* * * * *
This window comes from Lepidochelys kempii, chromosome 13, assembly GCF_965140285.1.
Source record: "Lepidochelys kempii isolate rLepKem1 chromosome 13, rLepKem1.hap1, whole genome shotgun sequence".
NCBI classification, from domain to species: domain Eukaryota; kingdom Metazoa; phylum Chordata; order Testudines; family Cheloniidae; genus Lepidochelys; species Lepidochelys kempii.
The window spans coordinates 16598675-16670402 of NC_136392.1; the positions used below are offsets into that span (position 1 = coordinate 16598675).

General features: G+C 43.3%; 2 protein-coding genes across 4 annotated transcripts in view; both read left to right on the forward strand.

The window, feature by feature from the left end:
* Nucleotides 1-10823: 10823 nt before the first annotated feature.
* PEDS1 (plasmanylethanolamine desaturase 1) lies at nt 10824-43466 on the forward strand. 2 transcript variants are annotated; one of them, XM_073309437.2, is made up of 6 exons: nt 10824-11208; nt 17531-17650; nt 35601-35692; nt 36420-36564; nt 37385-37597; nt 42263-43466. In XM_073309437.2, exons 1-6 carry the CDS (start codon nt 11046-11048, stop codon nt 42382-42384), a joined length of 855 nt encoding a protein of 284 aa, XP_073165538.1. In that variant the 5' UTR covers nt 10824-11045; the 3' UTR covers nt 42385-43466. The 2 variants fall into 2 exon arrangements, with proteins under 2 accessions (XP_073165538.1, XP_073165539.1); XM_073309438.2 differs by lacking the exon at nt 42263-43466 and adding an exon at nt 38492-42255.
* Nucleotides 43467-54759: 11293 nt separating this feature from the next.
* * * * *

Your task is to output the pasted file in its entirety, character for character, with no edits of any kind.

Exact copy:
This window comes from Lepidochelys kempii, chromosome 13, assembly GCF_965140285.1.
Source record: "Lepidochelys kempii isolate rLepKem1 chromosome 13, rLepKem1.hap1, whole genome shotgun sequence".
NCBI classification, from domain to species: domain Eukaryota; kingdom Metazoa; phylum Chordata; order Testudines; family Cheloniidae; genus Lepidochelys; species Lepidochelys kempii.
The window spans coordinates 16598675-16670402 of NC_136392.1; the positions used below are offsets into that span (position 1 = coordinate 16598675).

General features: G+C 43.3%; 2 protein-coding genes across 4 annotated transcripts in view; both read left to right on the forward strand.

The window, feature by feature from the left end:
* Nucleotides 1-10823: 10823 nt before the first annotated feature.
* PEDS1 (plasmanylethanolamine desaturase 1) lies at nt 10824-43466 on the forward strand. 2 transcript variants are annotated; one of them, XM_073309437.2, is made up of 6 exons: nt 10824-11208; nt 17531-17650; nt 35601-35692; nt 36420-36564; nt 37385-37597; nt 42263-43466. In XM_073309437.2, exons 1-6 carry the CDS (start codon nt 11046-11048, stop codon nt 42382-42384), a joined length of 855 nt encoding a protein of 284 aa, XP_073165538.1. In that variant the 5' UTR covers nt 10824-11045; the 3' UTR covers nt 42385-43466. The 2 variants fall into 2 exon arrangements, with proteins under 2 accessions (XP_073165538.1, XP_073165539.1); XM_073309438.2 differs by lacking the exon at nt 42263-43466 and adding an exon at nt 38492-42255.
* Nucleotides 43467-54759: 11293 nt separating this feature from the next.